Anyone Rhesus Negative ??

Discussion in 'Second Trimester' started by jo jo, Sep 25, 2005.

  1. jo jo

    jo jo Well-Known Member

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    Hi All

    Im very worried as my blood group is negative, i did know this already but the hospital have sent me the most horrible leaflet about my blood group and what could happen to the baby if the blood mixes (my OH is positive so most likely the baby has his group).

    Is anyone else negative, ive heard the anti D injection is really big and hurts (im petrified of needles).

    They say the first pregnancy the baby should not be affected which is more worrying as this is not my first pregnancy.

    Any advice would be greatly appreciated.
     
  2. melhoney

    melhoney Well-Known Member

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    Hi Jojo,

    I am also rhesus negative and my husband is positive, so, just like you, I have been given a small leaflet by my midwife. For me, it's only my first pregnancy, and I thought that I would not need to worry, but just like you, they told me they would give me injections, one in a couple of weeks time, and one after the birth!!!!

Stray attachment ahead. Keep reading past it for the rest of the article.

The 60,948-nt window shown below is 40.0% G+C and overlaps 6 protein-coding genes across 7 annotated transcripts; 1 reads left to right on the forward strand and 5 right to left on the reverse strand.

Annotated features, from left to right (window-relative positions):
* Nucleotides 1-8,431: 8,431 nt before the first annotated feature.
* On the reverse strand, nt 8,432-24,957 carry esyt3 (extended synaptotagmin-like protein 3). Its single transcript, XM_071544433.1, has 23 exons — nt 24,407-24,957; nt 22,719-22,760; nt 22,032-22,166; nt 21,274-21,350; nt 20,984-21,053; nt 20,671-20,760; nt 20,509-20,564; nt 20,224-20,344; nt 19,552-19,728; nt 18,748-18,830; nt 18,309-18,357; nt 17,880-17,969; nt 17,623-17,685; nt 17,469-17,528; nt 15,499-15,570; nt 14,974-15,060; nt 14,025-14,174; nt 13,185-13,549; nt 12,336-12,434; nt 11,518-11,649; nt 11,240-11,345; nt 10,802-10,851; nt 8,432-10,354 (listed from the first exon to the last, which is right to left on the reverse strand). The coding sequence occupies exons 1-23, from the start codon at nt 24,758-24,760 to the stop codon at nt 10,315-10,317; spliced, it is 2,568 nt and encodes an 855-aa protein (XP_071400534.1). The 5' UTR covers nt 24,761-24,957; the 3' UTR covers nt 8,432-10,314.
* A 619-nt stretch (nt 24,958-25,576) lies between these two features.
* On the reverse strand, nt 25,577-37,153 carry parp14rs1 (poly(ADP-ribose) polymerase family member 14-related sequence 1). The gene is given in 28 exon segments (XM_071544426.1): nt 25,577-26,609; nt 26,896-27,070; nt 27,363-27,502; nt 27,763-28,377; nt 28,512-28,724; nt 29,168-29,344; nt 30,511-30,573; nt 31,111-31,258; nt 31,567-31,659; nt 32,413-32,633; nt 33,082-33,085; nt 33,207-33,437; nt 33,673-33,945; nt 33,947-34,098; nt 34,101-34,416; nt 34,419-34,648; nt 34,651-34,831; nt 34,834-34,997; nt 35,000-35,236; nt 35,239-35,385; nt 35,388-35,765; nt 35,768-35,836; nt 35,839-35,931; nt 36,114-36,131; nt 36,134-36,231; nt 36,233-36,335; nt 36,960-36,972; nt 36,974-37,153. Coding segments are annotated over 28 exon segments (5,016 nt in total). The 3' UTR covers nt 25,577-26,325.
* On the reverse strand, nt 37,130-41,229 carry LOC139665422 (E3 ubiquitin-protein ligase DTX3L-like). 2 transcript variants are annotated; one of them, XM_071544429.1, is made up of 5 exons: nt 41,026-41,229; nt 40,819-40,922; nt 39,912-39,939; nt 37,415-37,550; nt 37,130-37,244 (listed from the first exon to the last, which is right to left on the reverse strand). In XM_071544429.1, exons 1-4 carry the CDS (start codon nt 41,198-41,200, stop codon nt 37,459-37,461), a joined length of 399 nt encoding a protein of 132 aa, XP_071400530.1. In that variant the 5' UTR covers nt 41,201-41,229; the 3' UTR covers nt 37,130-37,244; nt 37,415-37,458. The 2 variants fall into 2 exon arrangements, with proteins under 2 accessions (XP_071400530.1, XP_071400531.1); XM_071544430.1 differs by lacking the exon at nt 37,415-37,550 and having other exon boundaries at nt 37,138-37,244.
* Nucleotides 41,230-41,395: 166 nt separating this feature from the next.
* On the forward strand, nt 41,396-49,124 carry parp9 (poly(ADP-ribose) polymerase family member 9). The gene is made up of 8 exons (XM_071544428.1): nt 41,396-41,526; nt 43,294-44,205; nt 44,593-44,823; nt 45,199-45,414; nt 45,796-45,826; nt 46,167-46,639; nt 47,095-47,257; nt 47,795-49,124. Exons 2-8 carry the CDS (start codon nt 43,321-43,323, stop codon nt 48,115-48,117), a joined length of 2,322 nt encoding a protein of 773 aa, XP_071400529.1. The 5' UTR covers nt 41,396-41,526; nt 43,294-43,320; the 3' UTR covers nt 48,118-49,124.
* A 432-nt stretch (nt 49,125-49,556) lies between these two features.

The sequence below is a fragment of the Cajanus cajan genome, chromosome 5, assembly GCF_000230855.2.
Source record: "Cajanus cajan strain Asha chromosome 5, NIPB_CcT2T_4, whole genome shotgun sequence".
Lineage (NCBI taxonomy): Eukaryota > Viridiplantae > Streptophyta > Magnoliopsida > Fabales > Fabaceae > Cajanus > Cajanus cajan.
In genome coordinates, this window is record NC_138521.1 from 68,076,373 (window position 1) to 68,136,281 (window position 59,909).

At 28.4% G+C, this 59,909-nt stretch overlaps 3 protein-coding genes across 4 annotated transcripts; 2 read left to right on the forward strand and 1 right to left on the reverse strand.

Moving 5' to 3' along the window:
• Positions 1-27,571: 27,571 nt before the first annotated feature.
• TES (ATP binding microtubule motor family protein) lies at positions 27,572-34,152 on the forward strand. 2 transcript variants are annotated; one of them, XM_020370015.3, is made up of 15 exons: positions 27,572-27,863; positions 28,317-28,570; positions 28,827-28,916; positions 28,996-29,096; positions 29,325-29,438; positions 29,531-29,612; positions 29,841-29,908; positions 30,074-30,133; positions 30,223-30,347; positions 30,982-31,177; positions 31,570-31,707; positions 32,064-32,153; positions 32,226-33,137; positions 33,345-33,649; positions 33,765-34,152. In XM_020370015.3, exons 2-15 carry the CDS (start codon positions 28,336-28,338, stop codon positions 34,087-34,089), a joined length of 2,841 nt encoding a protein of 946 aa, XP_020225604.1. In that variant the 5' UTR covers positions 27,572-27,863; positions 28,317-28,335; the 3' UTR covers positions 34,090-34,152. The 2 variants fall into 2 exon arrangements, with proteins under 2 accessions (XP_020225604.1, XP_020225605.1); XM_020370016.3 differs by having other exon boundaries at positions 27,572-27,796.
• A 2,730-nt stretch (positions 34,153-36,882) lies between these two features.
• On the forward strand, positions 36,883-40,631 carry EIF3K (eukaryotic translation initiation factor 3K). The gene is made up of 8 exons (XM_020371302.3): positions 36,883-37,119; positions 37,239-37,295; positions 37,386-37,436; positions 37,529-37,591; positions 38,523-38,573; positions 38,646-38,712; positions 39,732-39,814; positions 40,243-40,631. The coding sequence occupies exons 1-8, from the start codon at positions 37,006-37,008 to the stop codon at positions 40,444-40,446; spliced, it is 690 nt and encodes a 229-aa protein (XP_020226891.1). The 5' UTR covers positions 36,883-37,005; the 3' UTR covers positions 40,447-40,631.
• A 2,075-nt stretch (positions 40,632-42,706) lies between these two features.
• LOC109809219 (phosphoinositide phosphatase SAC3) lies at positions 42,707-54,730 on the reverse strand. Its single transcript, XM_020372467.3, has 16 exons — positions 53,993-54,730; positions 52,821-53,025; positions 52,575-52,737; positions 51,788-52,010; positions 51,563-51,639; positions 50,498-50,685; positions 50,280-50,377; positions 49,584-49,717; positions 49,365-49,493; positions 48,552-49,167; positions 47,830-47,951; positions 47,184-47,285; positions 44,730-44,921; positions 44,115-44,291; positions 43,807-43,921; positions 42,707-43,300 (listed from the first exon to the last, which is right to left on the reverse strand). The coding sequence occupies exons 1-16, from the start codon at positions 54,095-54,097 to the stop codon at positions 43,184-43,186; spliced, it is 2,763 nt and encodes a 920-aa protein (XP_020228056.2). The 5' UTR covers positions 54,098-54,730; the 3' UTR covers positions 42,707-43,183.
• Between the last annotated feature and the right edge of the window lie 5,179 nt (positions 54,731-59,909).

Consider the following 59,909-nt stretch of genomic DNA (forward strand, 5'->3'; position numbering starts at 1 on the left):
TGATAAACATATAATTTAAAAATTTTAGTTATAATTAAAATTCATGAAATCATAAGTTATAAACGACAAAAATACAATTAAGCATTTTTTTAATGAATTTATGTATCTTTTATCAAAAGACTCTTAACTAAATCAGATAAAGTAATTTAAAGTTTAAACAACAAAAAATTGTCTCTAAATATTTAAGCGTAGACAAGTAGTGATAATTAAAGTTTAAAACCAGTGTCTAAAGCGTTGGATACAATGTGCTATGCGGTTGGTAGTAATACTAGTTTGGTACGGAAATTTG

I can't really help, sorry, and would also appreciate any help on that one, but just wanted to let you know that we are in the same boat!

    did you not have that for the first pregnancy then?

    Take care,

    mel xx
     
  3. jo jo

    jo jo Well-Known Member

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    Yes they did give me an injection of anti D but i was not awake when they did it so i dont know what it was like.

    They told me i have to have it at 28 weeks plus a blood test at 28 weeks to check for anti bodies in my blood, then another blood test at 34 weeks to check for anti bodies then when the baby is born another injection of anti d and another blood test to check if any blood passed over from the baby.